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Which Americans Face the Greatest Risk of Utility Shut-Offs, and How Do they Cope?

Surviving a Shut-Off: U.S. Households at Greatest Risk of Utility Disconnections and How They Cope
Diana Hernández and Jennifer Laird
Publication Date:
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Due to a production error, the original abstract we published omitted two pieces of text. We’ve updated the abstract to specify that the study explored the ways households physically cope with utility disconnections. We’ve also updated the key findings to clarify that more than 17 million households, not 17 households, received a disconnection notice and were at risk of a shutoff (corrected 11/8/2021).

About 37 million (or one in three) US households experience energy insecurity, meaning they face challenges paying their energy bills or sustaining adequate heating or cooling in their homes. US households rely heavily on energy to support daily activities required for a healthy life, such as cooking, regulating indoor temperature, and powering electronic and medical devices. However, risking energy costs and other factors that lead to unpredictable monthly bills (like home efficiency levels and seasonal variation) may hurt households with low incomes most.

The health and financial consequences of an energy shutoff can be dire. Research shows energy insecurity is linked to poor respiratory health, poor sleep, food insecurity, and adverse mental health outcomes—at times with fatal consequences. Nonpayment also has economic impacts: it can lead to evictions and foreclosures, low credit scores, and the inability to establish future service accounts.

Previous research focusing on utility disconnections did not distinguish between energy bills and other utilities. To fill the gap, the study’s authors analyzed the frequency of service disconnections, the factors that contribute to them, and the ways households physically cope with utility disconnections. The study uses the 2015 Residential Energy Consumption Survey dataset—a nationally representative set of US housing units that captures disconnection notices, disconnections, and coping responses. The authors model the likelihood of disconnection notices, disconnection, and coping behaviors based on disconnection status.

Key findings
  • Households most likely to experience energy insecurity tend to have children, lower incomes, a Black head of household, no high school degree, and are more likely to be renters.
  • Black renters, who are disproportionately affected by racial segregation, most often deal with energy inefficiencies caused by poor housing quality.
  • Mobile homes, inadequately insulated homes, and old homes in the Northeast and South are most likely to experience energy insecurity.
  • More than 17 million households received a disconnection notice and were at risk for a shutoff
  • One in three households occupying a mobile home received a notice in 2015. Mobile home occupants are most at risk of receiving a disconnection notice.
  • Almost 12 percent of households earning more than the national median income of $56,516 received disconnection notices, and 38 percent of households who received one or more disconnection notices during the year had a gross income of $40,000 or higher. More than half of households with a gross income of at least $40,0000 who received a disconnection notice were headed by someone with college experience.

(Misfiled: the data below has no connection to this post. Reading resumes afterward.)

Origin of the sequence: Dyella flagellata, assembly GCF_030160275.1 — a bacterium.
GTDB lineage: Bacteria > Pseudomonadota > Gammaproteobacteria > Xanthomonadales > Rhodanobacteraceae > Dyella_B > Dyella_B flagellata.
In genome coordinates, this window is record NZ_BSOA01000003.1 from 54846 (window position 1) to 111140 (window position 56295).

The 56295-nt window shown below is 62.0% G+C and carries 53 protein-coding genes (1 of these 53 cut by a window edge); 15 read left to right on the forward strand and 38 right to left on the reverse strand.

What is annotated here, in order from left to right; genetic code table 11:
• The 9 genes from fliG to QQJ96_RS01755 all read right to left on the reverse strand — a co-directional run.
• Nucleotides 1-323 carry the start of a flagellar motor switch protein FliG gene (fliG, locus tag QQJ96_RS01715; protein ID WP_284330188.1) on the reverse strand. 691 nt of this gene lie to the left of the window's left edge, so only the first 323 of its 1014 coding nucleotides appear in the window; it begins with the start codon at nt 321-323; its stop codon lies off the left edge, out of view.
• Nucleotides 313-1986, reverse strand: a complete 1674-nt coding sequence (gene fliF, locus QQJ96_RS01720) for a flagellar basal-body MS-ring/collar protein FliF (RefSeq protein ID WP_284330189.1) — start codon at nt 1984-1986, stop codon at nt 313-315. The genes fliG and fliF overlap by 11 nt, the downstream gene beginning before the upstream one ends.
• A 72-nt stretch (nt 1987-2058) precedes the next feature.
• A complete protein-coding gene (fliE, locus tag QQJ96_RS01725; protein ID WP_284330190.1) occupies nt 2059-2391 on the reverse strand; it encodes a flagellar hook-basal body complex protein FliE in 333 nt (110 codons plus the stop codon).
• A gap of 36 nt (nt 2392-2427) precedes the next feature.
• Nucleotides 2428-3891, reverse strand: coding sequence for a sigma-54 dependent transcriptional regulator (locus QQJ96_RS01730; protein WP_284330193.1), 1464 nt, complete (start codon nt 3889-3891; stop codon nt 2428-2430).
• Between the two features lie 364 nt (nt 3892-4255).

• Approximately 3 percent of all households (3,376,940) experienced a disconnection in 2015 and went without an energy utility for a period of time.
  • Children are most affected by disconnections because they compromise children’s healthy living environment. Disconnections may place children at risk of intervention by child protective services. Additionally, if parents or guardians cannot pay shutoff fees and arrearages, they may be prompted to use their dependents’ Social Security number to set up new utility accounts. This practice may provide children with a safer living environment but may place them at risk for identity theft.
  • Some households cope with disconnections by sacrificing food and medicine and enduring unhealthy household temperatures, which harms family members’ well-being and places them at risk for hypothermia and aggravates preexisting conditions. All households in the study reported forgoing basic needs in response to the threat of disconnection.
Policy implications
  • To address racial inequities associated with energy insecurity, policymakers should consider addressing discriminatory housing policies and their lasting effects on housing quality.
  • To reduce energy insecurity, policymakers should consider expanding consumer protections, including expanding and dedicating more funding for the energy safety net. The safety net includes programs such as the Low-Income Home Energy Assistance Program, state shut-off restrictions, retrofitting and emergency assistance, and deferred payment plans with utility companies.
  • Policymakers should consider enacting a “basic energy allotment” that would allow households access to a minimum amount of energy. This would particularly help households with children, who experience a heightened risk of energy insecurity.